How Does CA Driver’s Ed Differ from Other States?
The best way to understand how California driver’s education is different is to understand what the rules are. While the basic rules of driving are still about the same wherever you go, every state has their own laws when it comes to driving. Learn more about how California has its own expectations of you as a new driver.
The Basics of Driver’s Education
California Driver’s Ed focuses on the laws of California only. Mostly because it’s just too time-consuming to go into the details of the rest of them. For example, you can make a right on red if there’s no posted sign in all states — unless you’re in NYC of course. But why would California bother to teach about this particular law that’s only relevant to people on the other side of the country? Sure, you might drive there one day, but going into all the possible scenarios would make Driver’s Ed last until you’re about 60. Also, the odds you’d ever even be able to turn right on red in a city that doesn’t sleep is rather unlikely anyway. So that’s one difference right there. You’re learning about California, and less so about the quirks of the other states.
You must be at least 15.5 years old to get a provisional permit. Before you even get it, you need to attend state-approved courses and take a written test as well. If you lived in Alaska though, you could be behind the wheel when you’re 14 years old — legally! We know, it shocked us too. (Granted, Alaskan kids can’t drive their friends around that young, but they’re that much more prepared once they do get a regular license a little older.)
California also allows those between the ages of 17.5 and 18 the opportunity to get a permit without holding a training/education certificate, though holders, in this case, have to wait until their 18 to take the official driving test. Finding out just how bad L.A. traffic is worth the wait. It’s also worth noting that their insurance rates may be higher too if they haven’t taken the classes. CA Teen Ed covers not just the basic rules of signage and lane switching, but also gives smart tips and tricks about how to handle everything from unexpected construction detours to road rage. You will need these tips from driver’s education if you’re planning to drive in this heavily populated state too.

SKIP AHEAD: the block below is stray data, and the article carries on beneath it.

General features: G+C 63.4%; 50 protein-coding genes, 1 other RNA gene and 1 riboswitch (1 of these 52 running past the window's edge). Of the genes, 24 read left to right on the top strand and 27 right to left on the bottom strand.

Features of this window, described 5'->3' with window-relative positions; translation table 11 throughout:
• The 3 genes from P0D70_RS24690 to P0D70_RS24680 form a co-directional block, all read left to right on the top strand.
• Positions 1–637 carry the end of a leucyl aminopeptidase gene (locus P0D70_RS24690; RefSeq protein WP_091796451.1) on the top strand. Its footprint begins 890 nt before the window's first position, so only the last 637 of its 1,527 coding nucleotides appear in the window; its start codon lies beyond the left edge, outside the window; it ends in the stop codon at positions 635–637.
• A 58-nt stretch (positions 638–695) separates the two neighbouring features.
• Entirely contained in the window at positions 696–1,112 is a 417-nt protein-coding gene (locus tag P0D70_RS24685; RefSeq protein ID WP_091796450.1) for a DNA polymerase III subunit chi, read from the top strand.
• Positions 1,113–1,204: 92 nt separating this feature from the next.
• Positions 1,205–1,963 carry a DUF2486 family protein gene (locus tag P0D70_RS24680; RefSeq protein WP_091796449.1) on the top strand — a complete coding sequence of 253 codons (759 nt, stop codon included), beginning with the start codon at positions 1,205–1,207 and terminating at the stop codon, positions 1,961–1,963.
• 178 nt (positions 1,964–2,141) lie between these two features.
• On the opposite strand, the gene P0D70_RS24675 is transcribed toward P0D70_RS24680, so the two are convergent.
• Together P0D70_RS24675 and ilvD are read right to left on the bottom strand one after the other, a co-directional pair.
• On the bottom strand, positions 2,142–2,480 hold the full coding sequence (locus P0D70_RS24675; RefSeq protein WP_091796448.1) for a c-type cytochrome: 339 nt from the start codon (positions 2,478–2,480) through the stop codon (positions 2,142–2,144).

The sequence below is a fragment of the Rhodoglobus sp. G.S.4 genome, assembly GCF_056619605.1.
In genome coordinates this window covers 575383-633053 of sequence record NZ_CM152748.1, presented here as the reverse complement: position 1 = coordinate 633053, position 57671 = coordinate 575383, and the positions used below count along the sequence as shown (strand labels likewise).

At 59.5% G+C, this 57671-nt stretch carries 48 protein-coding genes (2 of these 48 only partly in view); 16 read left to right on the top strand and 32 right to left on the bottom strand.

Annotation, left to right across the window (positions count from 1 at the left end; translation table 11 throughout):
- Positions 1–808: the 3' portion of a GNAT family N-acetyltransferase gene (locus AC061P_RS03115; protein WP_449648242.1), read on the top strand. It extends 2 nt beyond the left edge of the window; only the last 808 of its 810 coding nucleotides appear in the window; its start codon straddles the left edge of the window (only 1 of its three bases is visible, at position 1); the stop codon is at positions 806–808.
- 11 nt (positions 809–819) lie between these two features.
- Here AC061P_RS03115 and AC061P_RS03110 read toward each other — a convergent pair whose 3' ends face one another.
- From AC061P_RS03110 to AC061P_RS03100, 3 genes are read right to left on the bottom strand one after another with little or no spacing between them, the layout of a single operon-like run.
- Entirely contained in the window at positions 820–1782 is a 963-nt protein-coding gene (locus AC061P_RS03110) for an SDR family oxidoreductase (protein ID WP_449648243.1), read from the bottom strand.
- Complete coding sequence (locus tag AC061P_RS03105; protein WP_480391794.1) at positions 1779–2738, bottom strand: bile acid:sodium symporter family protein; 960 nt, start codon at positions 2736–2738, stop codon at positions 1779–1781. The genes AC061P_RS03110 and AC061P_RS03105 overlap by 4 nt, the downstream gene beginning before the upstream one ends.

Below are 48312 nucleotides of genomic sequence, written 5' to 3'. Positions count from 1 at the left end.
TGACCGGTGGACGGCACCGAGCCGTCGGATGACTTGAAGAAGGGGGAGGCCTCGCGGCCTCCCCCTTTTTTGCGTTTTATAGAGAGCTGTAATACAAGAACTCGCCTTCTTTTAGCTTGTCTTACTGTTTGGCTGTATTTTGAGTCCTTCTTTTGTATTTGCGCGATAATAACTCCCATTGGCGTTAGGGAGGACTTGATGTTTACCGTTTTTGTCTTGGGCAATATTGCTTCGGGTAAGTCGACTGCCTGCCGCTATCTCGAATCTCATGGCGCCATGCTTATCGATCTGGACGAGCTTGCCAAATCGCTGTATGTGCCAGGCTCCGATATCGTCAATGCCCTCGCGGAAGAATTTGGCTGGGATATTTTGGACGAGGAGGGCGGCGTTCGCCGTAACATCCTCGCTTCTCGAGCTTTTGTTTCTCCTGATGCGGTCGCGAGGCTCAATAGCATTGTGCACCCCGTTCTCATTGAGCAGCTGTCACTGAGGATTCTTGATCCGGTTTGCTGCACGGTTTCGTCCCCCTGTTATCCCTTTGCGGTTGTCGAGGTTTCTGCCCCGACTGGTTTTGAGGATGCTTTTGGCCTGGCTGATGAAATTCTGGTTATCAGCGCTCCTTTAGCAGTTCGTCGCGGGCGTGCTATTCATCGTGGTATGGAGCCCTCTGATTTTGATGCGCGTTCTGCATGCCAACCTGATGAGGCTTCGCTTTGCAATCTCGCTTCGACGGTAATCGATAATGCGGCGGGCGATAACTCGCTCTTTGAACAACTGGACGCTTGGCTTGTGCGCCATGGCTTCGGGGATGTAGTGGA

What Does It All Look Like?
You’ll need 25 hours of classroom instruction, and 6 full hours of instruction behind the wheel if you decide to get your permit between the ages of 15.5 and 17.5. You’ll also need 50 additional hours of supervised driving that can be completed at your leisure. Perhaps one of the biggest differences with California Driver’s Ed as opposed to other states is that your driving test will not include parallel parking or maneuverability. You’ll be expected to handle the car going forwards and backward on side streets and possibly the highway, but you’ll skip a somewhat difficult portion that other states require.
Each state has their own reasons for why they require something and why they don’t. Each box you must check off was done for a reason, and it’s all designed to make you safer and more comfortable when you’re on the road. No matter how you feel when you first start driving — whether you’re excited or absolutely terrified — it’s necessary to have this type of formal education to really cement the rules to you. Often, you don’t even realize just how helpful it is until one day, it all clicks.